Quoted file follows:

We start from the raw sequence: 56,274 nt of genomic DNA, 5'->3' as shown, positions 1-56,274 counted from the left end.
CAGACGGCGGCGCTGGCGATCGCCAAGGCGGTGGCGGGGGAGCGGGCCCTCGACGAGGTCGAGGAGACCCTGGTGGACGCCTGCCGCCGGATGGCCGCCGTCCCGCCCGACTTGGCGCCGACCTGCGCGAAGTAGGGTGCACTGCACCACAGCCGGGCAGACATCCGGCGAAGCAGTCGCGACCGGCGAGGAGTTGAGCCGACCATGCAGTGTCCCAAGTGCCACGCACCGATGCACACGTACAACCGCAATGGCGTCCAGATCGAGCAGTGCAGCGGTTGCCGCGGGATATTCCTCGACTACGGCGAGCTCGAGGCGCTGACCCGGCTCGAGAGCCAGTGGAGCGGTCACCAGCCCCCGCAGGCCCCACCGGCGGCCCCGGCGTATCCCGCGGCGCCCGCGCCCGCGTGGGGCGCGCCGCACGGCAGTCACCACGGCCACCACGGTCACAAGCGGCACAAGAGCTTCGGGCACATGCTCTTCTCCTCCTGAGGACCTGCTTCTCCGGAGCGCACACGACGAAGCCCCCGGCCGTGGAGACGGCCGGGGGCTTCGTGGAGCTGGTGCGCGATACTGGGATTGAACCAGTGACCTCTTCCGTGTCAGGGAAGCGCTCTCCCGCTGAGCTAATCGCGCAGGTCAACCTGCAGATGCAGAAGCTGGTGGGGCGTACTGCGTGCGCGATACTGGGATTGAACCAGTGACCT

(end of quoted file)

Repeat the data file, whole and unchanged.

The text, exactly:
We start from the raw sequence: 56,274 nt of genomic DNA, 5'->3' as shown, positions 1-56,274 counted from the left end.
CAGACGGCGGCGCTGGCGATCGCCAAGGCGGTGGCGGGGGAGCGGGCCCTCGACGAGGTCGAGGAGACCCTGGTGGACGCCTGCCGCCGGATGGCCGCCGTCCCGCCCGACTTGGCGCCGACCTGCGCGAAGTAGGGTGCACTGCACCACAGCCGGGCAGACATCCGGCGAAGCAGTCGCGACCGGCGAGGAGTTGAGCCGACCATGCAGTGTCCCAAGTGCCACGCACCGATGCACACGTACAACCGCAATGGCGTCCAGATCGAGCAGTGCAGCGGTTGCCGCGGGATATTCCTCGACTACGGCGAGCTCGAGGCGCTGACCCGGCTCGAGAGCCAGTGGAGCGGTCACCAGCCCCCGCAGGCCCCACCGGCGGCCCCGGCGTATCCCGCGGCGCCCGCGCCCGCGTGGGGCGCGCCGCACGGCAGTCACCACGGCCACCACGGTCACAAGCGGCACAAGAGCTTCGGGCACATGCTCTTCTCCTCCTGAGGACCTGCTTCTCCGGAGCGCACACGACGAAGCCCCCGGCCGTGGAGACGGCCGGGGGCTTCGTGGAGCTGGTGCGCGATACTGGGATTGAACCAGTGACCTCTTCCGTGTCAGGGAAGCGCTCTCCCGCTGAGCTAATCGCGCAGGTCAACCTGCAGATGCAGAAGCTGGTGGGGCGTACTGCGTGCGCGATACTGGGATTGAACCAGTGACCT